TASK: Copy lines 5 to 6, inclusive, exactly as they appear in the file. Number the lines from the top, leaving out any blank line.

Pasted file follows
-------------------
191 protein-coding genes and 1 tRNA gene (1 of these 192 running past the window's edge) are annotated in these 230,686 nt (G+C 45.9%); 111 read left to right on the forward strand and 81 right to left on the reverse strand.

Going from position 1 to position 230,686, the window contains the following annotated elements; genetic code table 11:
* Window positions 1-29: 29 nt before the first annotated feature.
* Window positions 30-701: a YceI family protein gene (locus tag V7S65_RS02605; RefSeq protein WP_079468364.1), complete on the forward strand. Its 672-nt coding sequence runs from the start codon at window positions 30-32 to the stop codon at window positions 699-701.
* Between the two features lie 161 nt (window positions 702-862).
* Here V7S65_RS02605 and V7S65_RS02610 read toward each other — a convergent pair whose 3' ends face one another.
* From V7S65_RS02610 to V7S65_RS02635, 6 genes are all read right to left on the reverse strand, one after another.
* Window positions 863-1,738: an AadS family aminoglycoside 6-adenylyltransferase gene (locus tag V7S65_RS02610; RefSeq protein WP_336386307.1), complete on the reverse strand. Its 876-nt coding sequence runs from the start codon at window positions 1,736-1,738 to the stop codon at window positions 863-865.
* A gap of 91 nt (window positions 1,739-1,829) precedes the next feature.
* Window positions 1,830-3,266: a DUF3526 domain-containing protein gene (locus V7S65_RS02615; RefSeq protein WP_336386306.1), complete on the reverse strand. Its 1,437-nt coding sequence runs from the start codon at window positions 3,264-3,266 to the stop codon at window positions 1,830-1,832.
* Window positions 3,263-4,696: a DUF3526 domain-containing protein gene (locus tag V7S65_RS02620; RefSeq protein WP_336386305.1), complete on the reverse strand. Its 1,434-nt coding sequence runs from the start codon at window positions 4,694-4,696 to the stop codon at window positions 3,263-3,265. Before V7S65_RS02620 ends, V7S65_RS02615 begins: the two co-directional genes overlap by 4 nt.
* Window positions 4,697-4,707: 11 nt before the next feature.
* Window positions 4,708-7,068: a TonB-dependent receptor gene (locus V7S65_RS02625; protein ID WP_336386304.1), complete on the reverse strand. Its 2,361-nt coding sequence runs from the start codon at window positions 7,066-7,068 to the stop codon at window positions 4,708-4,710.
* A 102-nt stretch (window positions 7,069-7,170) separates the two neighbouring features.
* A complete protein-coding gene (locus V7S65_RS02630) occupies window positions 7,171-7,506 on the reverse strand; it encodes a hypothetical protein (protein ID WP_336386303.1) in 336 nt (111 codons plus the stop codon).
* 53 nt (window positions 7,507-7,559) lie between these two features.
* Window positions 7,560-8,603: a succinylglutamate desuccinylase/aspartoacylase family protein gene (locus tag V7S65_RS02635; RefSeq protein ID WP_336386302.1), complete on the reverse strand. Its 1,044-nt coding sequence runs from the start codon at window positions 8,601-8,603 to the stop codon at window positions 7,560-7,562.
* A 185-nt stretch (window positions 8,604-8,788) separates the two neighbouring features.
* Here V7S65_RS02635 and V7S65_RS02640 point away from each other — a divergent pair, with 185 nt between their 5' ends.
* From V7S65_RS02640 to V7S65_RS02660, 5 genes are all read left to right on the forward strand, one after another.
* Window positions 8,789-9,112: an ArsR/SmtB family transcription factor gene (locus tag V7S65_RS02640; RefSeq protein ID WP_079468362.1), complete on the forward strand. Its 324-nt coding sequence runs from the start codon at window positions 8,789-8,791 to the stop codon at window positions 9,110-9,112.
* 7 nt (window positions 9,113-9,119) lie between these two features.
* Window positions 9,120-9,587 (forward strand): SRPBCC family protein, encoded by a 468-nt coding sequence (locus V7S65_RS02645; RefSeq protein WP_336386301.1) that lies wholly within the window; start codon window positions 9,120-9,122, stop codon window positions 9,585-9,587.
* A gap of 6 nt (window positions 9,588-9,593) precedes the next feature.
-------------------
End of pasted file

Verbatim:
* Between the two features lie 161 nt (window positions 702-862).
* Here V7S65_RS02605 and V7S65_RS02610 read toward each other — a convergent pair whose 3' ends face one another.